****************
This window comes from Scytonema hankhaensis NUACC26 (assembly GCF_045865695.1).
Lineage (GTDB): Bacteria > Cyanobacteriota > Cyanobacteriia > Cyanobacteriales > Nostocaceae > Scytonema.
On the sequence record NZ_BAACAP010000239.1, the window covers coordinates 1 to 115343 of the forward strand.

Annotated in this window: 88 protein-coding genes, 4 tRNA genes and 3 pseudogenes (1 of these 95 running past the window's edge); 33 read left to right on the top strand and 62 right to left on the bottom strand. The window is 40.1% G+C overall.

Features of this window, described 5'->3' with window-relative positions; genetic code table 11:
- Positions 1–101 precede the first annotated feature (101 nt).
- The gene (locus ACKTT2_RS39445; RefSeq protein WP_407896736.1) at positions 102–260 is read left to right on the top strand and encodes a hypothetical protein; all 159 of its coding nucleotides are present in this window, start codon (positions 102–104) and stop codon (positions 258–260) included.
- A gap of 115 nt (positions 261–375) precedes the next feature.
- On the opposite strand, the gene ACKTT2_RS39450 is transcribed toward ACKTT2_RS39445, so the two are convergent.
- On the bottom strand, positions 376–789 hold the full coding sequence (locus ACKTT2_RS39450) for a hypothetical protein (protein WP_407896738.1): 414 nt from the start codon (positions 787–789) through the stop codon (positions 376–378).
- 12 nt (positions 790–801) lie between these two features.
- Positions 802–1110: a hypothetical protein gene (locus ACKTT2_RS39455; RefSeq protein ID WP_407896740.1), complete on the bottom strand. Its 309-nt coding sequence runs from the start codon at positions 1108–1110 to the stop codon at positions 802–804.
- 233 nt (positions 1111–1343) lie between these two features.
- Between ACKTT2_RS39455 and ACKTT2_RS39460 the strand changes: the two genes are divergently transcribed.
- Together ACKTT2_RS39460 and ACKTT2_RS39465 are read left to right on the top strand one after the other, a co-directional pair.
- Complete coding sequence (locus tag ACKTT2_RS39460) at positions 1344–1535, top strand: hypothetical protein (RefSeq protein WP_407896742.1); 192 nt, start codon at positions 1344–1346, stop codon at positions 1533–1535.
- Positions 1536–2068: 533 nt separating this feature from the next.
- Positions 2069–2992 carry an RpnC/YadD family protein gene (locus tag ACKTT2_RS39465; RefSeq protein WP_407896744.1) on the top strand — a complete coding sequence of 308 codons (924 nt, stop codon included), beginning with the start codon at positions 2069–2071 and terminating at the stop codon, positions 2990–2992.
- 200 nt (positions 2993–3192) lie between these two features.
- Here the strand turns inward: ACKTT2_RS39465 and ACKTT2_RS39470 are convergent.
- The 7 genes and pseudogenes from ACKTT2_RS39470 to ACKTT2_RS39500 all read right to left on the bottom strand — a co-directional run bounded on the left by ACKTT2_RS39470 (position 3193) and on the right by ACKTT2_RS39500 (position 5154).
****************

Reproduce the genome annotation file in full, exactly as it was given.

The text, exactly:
This window comes from Scytonema hankhaensis NUACC26 (assembly GCF_045865695.1).
Lineage (GTDB): Bacteria > Cyanobacteriota > Cyanobacteriia > Cyanobacteriales > Nostocaceae > Scytonema.
On the sequence record NZ_BAACAP010000239.1, the window covers coordinates 1 to 115343 of the forward strand.

Annotated in this window: 88 protein-coding genes, 4 tRNA genes and 3 pseudogenes (1 of these 95 running past the window's edge); 33 read left to right on the top strand and 62 right to left on the bottom strand. The window is 40.1% G+C overall.

Features of this window, described 5'->3' with window-relative positions; genetic code table 11:
- Positions 1–101 precede the first annotated feature (101 nt).
- The gene (locus ACKTT2_RS39445; RefSeq protein WP_407896736.1) at positions 102–260 is read left to right on the top strand and encodes a hypothetical protein; all 159 of its coding nucleotides are present in this window, start codon (positions 102–104) and stop codon (positions 258–260) included.
- A gap of 115 nt (positions 261–375) precedes the next feature.
- On the opposite strand, the gene ACKTT2_RS39450 is transcribed toward ACKTT2_RS39445, so the two are convergent.
- On the bottom strand, positions 376–789 hold the full coding sequence (locus ACKTT2_RS39450) for a hypothetical protein (protein WP_407896738.1): 414 nt from the start codon (positions 787–789) through the stop codon (positions 376–378).
- 12 nt (positions 790–801) lie between these two features.
- Positions 802–1110: a hypothetical protein gene (locus ACKTT2_RS39455; RefSeq protein ID WP_407896740.1), complete on the bottom strand. Its 309-nt coding sequence runs from the start codon at positions 1108–1110 to the stop codon at positions 802–804.
- 233 nt (positions 1111–1343) lie between these two features.
- Between ACKTT2_RS39455 and ACKTT2_RS39460 the strand changes: the two genes are divergently transcribed.
- Together ACKTT2_RS39460 and ACKTT2_RS39465 are read left to right on the top strand one after the other, a co-directional pair.
- Complete coding sequence (locus tag ACKTT2_RS39460) at positions 1344–1535, top strand: hypothetical protein (RefSeq protein WP_407896742.1); 192 nt, start codon at positions 1344–1346, stop codon at positions 1533–1535.
- Positions 1536–2068: 533 nt separating this feature from the next.
- Positions 2069–2992 carry an RpnC/YadD family protein gene (locus tag ACKTT2_RS39465; RefSeq protein WP_407896744.1) on the top strand — a complete coding sequence of 308 codons (924 nt, stop codon included), beginning with the start codon at positions 2069–2071 and terminating at the stop codon, positions 2990–2992.
- 200 nt (positions 2993–3192) lie between these two features.
- Here the strand turns inward: ACKTT2_RS39465 and ACKTT2_RS39470 are convergent.
- The 7 genes and pseudogenes from ACKTT2_RS39470 to ACKTT2_RS39500 all read right to left on the bottom strand — a co-directional run bounded on the left by ACKTT2_RS39470 (position 3193) and on the right by ACKTT2_RS39500 (position 5154).